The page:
SpaceX and NASA declare shared mission after sparring squib

A visit by the NASA administrator to a rocket factory is usually a predictable show-and-tell of the latest gadgets destined for outer space.

But there may have been some tension below the surface last week when the current administrator, Jim Bridenstine, stopped by the headquarters of SpaceX, the private rocket company of billionaire Elon Musk, in Southern California. SpaceX is a major contractor for NASA.

He and Musk had been exchanging nettlesome messages for two weeks, and the visit might have been as much about smoothing over ruffled feelings as viewing space hardware.

Taking questions from reporters, both men were complimentary toward each other and said they shared the same goals: to launch NASA astronauts to the International Space Station on SpaceX’s Crew Dragon capsule as soon as possible, but not before the spacecraft had passed all of the needed tests.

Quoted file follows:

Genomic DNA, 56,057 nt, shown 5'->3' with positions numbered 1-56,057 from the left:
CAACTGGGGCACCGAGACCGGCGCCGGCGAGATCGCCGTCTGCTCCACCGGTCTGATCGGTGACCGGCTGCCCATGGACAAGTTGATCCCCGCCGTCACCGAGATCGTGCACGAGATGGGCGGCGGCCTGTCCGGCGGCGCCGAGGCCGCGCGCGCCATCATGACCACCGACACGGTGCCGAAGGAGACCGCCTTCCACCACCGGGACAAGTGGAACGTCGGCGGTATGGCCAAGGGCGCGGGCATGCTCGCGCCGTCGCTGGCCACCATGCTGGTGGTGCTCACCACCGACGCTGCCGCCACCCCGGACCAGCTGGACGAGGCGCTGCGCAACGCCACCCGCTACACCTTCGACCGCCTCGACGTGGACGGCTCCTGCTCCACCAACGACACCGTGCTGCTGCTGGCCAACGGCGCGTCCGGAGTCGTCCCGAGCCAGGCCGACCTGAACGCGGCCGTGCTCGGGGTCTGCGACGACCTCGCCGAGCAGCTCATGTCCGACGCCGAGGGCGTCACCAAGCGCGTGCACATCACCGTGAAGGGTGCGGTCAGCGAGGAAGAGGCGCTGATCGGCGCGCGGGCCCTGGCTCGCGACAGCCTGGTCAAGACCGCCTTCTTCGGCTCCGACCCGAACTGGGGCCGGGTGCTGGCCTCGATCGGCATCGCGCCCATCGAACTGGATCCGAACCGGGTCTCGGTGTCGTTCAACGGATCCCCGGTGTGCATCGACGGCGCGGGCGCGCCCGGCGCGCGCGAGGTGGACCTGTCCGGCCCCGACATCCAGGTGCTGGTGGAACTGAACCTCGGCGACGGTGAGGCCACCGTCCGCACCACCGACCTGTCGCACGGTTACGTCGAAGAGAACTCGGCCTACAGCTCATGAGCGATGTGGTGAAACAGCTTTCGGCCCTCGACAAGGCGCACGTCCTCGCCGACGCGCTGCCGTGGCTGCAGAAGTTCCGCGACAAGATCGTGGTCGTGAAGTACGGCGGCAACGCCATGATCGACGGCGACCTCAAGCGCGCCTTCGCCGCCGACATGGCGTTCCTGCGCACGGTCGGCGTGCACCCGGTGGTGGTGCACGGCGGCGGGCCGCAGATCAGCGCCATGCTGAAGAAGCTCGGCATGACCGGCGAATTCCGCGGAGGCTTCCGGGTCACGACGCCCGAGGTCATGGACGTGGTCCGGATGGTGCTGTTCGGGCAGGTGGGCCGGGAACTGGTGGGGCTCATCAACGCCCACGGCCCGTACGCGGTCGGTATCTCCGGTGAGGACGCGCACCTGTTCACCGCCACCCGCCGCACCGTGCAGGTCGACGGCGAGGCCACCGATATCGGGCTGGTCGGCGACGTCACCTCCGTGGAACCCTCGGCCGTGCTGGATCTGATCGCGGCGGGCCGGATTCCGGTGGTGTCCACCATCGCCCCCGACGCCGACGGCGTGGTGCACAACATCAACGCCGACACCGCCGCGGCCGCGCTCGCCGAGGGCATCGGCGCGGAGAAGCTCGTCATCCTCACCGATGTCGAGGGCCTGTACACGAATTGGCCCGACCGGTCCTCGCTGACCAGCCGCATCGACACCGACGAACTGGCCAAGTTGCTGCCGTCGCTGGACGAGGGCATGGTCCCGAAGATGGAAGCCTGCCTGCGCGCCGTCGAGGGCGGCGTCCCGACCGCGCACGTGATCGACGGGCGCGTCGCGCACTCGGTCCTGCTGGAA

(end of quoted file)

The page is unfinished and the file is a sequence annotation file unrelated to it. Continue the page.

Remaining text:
“We’re honored to partner with NASA to make this happen,” Musk said. “This is a dream come true, really.”

The relationship between NASA and SpaceX has sometimes been fractious. The two are frenemies — odd, co-dependent bedfellows with shared dreams of pushing outward into the solar system, a cantankerous couple that cannot live with or without each other.

Absent NASA’s help and contracts over the past 13 years, SpaceX would not have become a powerhouse dominating the business of launching satellites to orbit. In return, SpaceX offers NASA cheaper costs for taking cargo — and in the coming months, perhaps, astronauts — to the space station.

But Musk has sometimes complained that NASA’s meticulous safety reviews were holding SpaceX back, while Bridenstine appeared to be wondering whether Musk’s dream of future Mars colonies was distracting the company from its obligations to NASA.


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